"Perfect" is not what I was talking about.

    If the Orandas bred like Koi, there would be ALL white, ALL red, poorly marked mottled, etc. Orandas.

    Goldfish do not breed perfect, but they bred more true than Koi.

    Can you imagine breeding Tancho Kohaku Koi x Tancho Kohaku Koi? What do you think you would get?
    Last edited by ricshaw; 12-17-2010 at 11:13 PM. Reason: added Tancho x Tancho

  4. #14
    Oyagoi
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    Quote Originally Posted by ricshaw View Post
    "Perfect" is not what I was talking about.

    If the Orandas bred like Koi, there would be ALL white, ALL red, poorly marked mottled, etc. Orandas.

    Goldfish do not breed perfect, but they bred more true than Koi.

    Can you imagine breeding Tancho Kohaku Koi x Tancho Kohaku Koi? What do you think you would get?
    but red cap oranda have been bred to red cap oranda for ALOT more generations then any tancho koi been bred to tancho koi so % is alot higher to have more of a red cap.

    breeding reg red and white oranda do get you anywhere like koi from all red to 50/50 to all white.

    i also see it in my sarrasa comets all red to all white and any % in between

    so really no different in goldfish VS koi

  5. #15
    Jumbo
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    [QUOTE=ricshaw;176615]"Perfect" is not what I was talking about.

    If the Orandas bred like Koi, there would be ALL white, ALL red, poorly marked mottled, etc. Orandas.

    Goldfish do not breed perfect, but they bred more true than Koi.

    Can you imagine breeding Tancho Kohaku Koi x Tancho Kohaku Koi? What do you think you would get?[/QUOTE]

    it's not fixed yet but getting close.... some Tancho parent produced 2000 tancho tosai which is amazingly high rate compare to other sets.

  6. #16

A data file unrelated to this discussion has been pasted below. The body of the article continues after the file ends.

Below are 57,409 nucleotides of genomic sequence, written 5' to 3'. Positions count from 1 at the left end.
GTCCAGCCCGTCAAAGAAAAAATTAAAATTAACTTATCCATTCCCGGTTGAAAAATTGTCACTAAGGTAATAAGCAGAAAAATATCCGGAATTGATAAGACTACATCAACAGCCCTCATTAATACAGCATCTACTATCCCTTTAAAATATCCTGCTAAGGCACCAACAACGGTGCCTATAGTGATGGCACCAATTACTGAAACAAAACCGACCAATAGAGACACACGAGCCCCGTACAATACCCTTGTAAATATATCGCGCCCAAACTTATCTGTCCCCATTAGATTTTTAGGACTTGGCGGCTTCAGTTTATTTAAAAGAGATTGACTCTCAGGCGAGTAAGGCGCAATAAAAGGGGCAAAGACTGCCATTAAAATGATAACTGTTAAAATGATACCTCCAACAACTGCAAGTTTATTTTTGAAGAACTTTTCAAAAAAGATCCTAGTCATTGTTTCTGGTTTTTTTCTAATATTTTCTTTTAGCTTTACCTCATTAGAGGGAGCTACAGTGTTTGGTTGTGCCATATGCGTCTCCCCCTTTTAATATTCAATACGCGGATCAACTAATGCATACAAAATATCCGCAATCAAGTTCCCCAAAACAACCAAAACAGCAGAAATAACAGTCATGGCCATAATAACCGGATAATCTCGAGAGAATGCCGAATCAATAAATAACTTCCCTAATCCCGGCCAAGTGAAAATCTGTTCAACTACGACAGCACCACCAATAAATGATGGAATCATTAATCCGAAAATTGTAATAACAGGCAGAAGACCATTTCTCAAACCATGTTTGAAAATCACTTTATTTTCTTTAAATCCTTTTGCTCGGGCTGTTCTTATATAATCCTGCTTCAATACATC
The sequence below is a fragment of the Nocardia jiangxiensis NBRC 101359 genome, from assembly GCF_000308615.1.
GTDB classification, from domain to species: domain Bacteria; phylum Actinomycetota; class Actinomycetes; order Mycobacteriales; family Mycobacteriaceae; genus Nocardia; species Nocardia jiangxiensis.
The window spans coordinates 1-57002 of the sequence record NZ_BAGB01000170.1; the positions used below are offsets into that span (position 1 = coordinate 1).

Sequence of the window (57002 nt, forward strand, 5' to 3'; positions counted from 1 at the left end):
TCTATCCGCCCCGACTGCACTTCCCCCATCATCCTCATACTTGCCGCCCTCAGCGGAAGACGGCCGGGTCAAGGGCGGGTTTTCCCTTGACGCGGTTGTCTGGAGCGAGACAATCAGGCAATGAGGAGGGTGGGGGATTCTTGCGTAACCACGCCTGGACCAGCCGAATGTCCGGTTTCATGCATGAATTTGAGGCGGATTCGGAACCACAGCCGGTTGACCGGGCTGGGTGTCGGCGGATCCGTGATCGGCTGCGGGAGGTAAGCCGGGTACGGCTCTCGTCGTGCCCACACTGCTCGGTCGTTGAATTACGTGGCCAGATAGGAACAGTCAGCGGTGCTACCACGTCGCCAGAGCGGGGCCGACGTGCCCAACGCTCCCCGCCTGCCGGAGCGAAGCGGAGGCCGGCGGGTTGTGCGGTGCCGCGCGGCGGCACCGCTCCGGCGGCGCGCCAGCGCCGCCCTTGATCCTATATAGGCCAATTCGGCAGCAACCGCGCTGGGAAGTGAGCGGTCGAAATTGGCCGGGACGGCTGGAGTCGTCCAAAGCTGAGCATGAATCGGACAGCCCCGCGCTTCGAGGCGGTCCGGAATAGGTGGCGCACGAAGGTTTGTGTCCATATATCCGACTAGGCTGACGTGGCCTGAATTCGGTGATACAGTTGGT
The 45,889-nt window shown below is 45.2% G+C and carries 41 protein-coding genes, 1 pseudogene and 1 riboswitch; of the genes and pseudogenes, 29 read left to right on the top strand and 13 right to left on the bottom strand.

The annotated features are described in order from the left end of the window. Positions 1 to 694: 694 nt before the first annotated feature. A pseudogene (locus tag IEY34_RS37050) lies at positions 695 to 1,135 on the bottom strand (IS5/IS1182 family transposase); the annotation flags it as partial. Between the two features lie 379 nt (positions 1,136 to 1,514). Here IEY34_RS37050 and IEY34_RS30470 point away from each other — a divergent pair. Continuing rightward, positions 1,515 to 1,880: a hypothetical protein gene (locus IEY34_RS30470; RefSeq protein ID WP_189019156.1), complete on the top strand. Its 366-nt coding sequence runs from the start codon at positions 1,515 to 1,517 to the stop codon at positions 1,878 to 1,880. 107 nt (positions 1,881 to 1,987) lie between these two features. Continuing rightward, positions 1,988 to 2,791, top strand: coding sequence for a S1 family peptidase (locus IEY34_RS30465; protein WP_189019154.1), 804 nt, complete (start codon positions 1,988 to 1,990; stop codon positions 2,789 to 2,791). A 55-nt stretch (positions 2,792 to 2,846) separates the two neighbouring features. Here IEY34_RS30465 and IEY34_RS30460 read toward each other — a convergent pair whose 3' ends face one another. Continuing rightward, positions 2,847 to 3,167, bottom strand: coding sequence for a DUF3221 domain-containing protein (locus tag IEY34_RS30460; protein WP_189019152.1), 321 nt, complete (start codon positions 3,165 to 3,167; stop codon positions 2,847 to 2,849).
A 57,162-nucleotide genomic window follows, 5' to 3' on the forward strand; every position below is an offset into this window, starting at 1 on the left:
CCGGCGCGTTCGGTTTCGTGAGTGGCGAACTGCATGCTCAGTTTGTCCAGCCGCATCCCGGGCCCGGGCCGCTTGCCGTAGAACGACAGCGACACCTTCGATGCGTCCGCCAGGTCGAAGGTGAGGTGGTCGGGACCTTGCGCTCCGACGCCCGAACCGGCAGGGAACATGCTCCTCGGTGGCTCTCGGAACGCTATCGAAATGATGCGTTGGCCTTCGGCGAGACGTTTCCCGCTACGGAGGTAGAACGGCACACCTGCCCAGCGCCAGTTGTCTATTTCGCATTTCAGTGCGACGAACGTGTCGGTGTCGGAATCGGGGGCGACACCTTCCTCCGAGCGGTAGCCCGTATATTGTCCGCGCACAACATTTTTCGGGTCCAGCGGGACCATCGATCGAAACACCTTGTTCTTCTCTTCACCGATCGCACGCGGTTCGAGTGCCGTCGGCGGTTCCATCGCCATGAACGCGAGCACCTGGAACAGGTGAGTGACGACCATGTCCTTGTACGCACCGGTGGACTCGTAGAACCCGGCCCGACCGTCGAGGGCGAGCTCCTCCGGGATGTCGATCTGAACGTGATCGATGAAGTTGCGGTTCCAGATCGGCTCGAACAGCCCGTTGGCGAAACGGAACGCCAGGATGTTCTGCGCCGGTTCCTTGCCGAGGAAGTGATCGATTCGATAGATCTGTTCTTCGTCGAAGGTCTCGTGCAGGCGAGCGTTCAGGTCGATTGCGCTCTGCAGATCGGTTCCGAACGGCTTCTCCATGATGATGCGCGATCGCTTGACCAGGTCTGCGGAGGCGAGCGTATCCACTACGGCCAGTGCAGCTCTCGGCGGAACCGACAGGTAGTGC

Honmei ricshaw's Avatar
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    Quote Originally Posted by ricshaw View Post
    Can you imagine breeding Tancho Kohaku Koi x Tancho Kohaku Koi? What do you think you would get?
    Quote Originally Posted by Super Kindai View Post
    it's not fixed yet but getting close.... some Tancho parent produced 2000 tancho tosai which is amazingly high rate compare to other sets.
    That is the good news I was not expecting yet!

  7. #17
    Oyagoi mrbradleybradley's Avatar
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    Quote Originally Posted by PapaBear View Post
    Bradly,
    For those of us in America "The Silly Season" ended in the first week of November...
    Up here that's what we call "Elections"
    Our Silly Season consists of complete strangers prentending to be nice, Just before Dec. 25th, so I guess the pretending is much the same.

  8. #18
    Oyagoi mrbradleybradley's Avatar
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    I'd love to stay and chat but I have been up since 3am (Silly Season). I am heading for bed. Everyone should start with a basic understanding of alleles, inheritance, genotype and phenotype as basic concepts. Once you have those down, there are a few good genetics textbooks around with sections on penetrance & variable expressivity. It is a good place to start and worth the investment. This will give you a basic understanding of how pied pattern is inherited. But, you do don't stop there, Nishikigoi are quite the genetic mix.